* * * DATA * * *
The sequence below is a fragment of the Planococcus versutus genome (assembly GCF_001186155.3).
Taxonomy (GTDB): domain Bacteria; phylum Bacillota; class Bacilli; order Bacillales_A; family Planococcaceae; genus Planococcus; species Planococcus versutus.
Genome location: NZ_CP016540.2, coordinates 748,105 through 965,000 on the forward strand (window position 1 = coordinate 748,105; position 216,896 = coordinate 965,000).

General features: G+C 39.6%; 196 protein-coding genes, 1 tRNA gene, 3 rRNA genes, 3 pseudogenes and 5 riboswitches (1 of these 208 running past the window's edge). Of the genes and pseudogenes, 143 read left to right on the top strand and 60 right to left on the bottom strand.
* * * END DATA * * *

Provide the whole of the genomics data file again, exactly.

The sequence below is a fragment of the Planococcus versutus genome (assembly GCF_001186155.3).
Taxonomy (GTDB): domain Bacteria; phylum Bacillota; class Bacilli; order Bacillales_A; family Planococcaceae; genus Planococcus; species Planococcus versutus.
Genome location: NZ_CP016540.2, coordinates 748,105 through 965,000 on the forward strand (window position 1 = coordinate 748,105; position 216,896 = coordinate 965,000).

General features: G+C 39.6%; 196 protein-coding genes, 1 tRNA gene, 3 rRNA genes, 3 pseudogenes and 5 riboswitches (1 of these 208 running past the window's edge). Of the genes and pseudogenes, 143 read left to right on the top strand and 60 right to left on the bottom strand.